Just because you don’t like the clothes or the feel of the place, the fact is that for many Brooklyn residents, Fulton is where you go to clothes shop. It is packed, merchants make a lot of money. It’s clearly successful, and clearly fills a niche for many people. Why change it? Because a handful of people want boring chain stores that you can find in any-mall USA?

    A strip of Pottery Barns, BBBYs, Banana Republics… .

  • From ghetto to suburban mall. Which is better?

  • cell phone stores and black people does not make a place “ghetto”.

    the mall they shut down on fulton street was a shithole however and needed some work.

  • Chalk me up as another white guy that shops at Fulton Mall. It’s the next best thing to Manhattan Avenue junk stores for cheap clothes.

  • Only in America. Love the ABC stores and mix of Macys and Conway. Great deals at the mall just don’t think of cheap child labor practices in countries where these merchandise are made in. Evryone shops here so I hope it stays more or less the same.

  • I STILL need a place for gold teefs and hair extensions. If they cracker-up Fulton, where am I gonna go?

  • 12:25 It’s ghetto own up to it. Guys who hawk cellphone plans on the sidewalk and holler at women, they’re ghetto. Peeps who drop potato chip wrappers on the streets after leaving McDs or White castle, that’s ghetto. Gimps who go to IHOP with cow look on their faces after leaving McD’s are morbidly ghetto. Sad that’s all it is.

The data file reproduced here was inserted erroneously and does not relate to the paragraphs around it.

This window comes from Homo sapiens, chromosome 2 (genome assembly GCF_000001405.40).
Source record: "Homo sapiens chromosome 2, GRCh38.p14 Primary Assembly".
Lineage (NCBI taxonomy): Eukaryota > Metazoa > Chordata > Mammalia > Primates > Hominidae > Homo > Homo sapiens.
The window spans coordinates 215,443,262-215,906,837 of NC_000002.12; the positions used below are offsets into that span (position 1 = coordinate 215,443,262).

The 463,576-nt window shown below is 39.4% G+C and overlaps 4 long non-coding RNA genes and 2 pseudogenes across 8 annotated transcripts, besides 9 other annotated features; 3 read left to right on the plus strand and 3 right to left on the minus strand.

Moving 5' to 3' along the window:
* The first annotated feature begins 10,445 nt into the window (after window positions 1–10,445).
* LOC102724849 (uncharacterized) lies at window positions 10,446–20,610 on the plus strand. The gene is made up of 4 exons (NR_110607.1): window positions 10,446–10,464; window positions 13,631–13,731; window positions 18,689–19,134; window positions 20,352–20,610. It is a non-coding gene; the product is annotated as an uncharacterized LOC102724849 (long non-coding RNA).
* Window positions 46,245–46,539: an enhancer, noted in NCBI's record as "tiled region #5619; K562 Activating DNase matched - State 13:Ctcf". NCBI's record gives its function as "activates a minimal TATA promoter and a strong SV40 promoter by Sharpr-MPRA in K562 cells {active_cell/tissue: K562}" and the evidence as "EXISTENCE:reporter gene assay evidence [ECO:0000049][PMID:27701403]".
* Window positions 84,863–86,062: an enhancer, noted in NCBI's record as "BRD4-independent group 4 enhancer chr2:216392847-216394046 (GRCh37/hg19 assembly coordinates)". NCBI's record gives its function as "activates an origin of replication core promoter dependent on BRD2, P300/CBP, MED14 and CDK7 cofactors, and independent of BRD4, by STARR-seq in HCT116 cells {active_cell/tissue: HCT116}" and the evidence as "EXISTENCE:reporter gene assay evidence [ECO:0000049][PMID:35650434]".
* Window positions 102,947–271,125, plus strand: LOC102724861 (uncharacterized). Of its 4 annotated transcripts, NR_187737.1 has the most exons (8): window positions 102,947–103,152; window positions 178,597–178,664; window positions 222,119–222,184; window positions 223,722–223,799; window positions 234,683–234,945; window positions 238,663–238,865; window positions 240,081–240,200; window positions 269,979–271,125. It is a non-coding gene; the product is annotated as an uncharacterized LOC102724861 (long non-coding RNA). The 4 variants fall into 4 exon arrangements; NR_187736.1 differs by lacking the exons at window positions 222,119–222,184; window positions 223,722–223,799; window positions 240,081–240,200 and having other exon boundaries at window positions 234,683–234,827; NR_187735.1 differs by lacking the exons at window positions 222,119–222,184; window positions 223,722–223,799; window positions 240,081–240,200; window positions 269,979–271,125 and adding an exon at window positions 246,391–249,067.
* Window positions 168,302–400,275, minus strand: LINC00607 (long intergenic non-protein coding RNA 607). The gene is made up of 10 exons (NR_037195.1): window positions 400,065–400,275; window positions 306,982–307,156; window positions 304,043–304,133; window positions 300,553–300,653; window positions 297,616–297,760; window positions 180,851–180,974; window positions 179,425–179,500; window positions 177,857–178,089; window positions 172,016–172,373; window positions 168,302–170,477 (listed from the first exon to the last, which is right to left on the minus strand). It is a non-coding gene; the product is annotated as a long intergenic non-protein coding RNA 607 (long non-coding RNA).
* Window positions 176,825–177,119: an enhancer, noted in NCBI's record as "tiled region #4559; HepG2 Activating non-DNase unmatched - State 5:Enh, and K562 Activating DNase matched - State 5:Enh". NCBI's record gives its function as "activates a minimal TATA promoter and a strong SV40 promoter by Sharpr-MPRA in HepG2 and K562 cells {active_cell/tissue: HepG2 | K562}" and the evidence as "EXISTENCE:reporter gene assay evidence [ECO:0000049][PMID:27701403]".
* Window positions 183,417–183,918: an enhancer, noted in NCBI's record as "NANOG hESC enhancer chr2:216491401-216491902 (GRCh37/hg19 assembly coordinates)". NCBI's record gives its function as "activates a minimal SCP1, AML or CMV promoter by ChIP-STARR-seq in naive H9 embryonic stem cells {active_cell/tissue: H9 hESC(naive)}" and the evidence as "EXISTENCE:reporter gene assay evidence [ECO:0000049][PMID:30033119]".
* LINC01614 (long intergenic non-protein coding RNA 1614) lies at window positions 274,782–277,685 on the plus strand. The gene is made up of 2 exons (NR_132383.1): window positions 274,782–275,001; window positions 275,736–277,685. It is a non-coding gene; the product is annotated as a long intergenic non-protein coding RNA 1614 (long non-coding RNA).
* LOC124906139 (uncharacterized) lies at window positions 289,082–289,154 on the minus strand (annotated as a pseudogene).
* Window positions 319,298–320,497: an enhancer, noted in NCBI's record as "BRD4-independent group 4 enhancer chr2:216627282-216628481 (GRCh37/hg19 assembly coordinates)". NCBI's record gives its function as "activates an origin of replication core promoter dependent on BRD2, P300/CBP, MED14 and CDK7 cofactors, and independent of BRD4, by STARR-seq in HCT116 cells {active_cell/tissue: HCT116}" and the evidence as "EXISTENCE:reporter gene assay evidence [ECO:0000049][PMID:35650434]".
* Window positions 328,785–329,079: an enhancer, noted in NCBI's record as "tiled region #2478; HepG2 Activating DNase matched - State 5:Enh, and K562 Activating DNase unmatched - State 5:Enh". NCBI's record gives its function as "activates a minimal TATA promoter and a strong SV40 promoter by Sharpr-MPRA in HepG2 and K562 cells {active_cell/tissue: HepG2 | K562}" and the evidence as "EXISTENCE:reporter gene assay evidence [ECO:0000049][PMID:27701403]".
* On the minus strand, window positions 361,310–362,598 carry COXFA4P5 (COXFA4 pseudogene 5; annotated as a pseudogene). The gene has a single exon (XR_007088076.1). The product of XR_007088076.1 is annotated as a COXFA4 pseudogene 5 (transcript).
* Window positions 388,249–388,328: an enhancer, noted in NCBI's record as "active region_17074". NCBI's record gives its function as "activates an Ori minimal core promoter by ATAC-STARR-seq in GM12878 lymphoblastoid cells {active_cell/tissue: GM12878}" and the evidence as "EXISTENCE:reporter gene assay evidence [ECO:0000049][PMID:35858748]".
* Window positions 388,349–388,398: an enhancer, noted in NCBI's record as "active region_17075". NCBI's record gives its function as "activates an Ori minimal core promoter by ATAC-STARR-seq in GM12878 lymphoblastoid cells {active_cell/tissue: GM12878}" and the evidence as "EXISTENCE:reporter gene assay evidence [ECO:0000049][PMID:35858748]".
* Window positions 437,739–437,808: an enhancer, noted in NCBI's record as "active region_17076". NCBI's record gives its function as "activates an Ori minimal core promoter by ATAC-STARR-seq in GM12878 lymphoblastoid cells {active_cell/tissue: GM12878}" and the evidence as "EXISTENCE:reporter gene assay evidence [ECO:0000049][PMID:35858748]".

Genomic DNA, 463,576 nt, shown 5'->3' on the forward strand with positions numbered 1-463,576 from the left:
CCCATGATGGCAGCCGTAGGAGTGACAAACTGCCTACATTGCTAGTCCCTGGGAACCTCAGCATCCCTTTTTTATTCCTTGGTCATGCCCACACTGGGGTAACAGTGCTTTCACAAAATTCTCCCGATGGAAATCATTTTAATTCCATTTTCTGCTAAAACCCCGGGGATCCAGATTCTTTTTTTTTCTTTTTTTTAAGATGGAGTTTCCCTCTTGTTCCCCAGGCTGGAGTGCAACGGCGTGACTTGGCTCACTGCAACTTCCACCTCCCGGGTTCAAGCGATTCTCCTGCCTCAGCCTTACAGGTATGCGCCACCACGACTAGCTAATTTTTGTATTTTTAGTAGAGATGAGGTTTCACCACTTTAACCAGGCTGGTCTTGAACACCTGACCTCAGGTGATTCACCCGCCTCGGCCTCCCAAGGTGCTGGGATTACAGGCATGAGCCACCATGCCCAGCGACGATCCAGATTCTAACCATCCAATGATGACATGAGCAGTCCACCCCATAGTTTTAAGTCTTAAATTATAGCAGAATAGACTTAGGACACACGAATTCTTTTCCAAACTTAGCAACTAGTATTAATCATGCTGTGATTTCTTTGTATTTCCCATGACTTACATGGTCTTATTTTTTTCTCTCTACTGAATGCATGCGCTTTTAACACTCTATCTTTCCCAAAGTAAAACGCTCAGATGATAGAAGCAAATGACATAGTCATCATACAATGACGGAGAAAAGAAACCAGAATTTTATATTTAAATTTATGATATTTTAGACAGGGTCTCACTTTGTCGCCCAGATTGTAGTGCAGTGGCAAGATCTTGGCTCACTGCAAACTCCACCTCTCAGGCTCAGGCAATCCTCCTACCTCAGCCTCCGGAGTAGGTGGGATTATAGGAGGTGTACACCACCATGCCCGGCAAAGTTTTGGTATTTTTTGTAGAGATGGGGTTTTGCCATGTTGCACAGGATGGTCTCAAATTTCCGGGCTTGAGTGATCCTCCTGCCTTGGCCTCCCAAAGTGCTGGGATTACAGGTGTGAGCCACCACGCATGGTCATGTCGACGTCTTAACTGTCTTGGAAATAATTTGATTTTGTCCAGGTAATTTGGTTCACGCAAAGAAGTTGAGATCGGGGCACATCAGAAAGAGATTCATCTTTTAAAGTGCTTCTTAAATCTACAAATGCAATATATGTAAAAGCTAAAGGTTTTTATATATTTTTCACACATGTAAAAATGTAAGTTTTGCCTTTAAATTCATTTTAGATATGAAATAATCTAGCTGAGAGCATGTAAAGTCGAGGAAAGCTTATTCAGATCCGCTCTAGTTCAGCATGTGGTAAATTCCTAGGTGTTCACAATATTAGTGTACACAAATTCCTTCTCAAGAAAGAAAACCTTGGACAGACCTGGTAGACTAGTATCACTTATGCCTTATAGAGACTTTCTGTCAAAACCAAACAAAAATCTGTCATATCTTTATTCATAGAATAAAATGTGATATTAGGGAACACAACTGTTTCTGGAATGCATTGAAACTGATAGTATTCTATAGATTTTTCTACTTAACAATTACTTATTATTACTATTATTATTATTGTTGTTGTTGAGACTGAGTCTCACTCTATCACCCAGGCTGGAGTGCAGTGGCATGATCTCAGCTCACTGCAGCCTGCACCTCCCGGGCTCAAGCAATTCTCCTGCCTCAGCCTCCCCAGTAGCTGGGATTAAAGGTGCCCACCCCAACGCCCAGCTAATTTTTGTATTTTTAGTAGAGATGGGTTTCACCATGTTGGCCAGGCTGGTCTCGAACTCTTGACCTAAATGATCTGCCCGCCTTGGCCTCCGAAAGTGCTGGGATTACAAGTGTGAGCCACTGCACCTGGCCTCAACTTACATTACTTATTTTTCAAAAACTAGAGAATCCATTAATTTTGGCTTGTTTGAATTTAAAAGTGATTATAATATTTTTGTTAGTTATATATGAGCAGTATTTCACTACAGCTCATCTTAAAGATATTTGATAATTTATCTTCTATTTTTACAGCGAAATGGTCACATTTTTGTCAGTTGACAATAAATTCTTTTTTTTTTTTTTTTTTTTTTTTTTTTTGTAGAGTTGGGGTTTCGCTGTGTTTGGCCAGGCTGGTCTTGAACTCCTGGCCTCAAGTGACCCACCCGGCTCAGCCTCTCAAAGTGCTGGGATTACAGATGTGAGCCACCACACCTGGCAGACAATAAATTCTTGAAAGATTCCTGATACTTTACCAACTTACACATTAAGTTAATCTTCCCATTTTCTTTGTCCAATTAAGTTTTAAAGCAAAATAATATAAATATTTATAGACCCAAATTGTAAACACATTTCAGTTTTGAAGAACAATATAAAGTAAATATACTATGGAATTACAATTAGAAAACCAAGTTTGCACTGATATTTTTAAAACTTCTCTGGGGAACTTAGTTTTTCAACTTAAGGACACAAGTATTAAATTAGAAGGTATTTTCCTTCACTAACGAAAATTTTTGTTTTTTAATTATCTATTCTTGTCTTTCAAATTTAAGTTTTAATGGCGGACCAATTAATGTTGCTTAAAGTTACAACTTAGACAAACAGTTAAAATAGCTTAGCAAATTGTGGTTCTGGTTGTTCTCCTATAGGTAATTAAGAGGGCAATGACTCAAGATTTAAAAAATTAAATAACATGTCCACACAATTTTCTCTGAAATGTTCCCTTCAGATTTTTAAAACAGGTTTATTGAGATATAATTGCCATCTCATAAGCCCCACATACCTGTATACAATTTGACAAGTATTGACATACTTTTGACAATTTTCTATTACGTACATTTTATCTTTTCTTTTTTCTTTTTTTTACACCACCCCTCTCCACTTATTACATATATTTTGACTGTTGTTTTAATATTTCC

• @ 11:27 pm

    What you’re describing also reminds me of 34th street in Manhattan; own up to it.

  • No matter how much people don’t like it, Bklyn will change considerably and not recognizable with the next 10 years. This is called progress, change is always inevitable and there is nothing you can do about it. Like the past article said. Brooklyn will be the new manhattan. Besides I like Pier 1 and BB B we need them close by, although ones opening just N of Battery Park. Bklyn would be the 4th largest city in the country if it was not part of NYC. So we need lots of things. Ever notice that when things change, crime goes way down. Thats a good thing.

  • Getting back to the Times piece: It was a classic exemplar of their “Biff and Muffy Take the Subway, and Look What They Find!” genre of local coverage. Biff and Muffy find thrillingly tattoo’d ex-cons handing out flyers! They find inexplicably lettered signs and rough-and-ready masses! They mourn the ‘sanitized’ likes of Times Square and relish the “vibrant” strip with its “edge”! And then…they skibble back to Manhattan to file their story.
    (Although, come to think of it, there is something more nauseating than Biff and Muffy relishing a shopping excursion with “diversity,” and that has to be the white homeboy-wanna-be who copes with being “married” and having a “suit job” by wearing baseball caps, and calls his “collectible” sneakers his “kicks.” His poor wife; she probably dreams of stepping out with George Clooney while this nitwit is creakily bopping around to Jay-Z on his Ipod…)

  • All this might be true, but people will reach a limit to what they’ll spend to buy in Brooklyn if the amenities don’t change as quickly as the demographics are changing.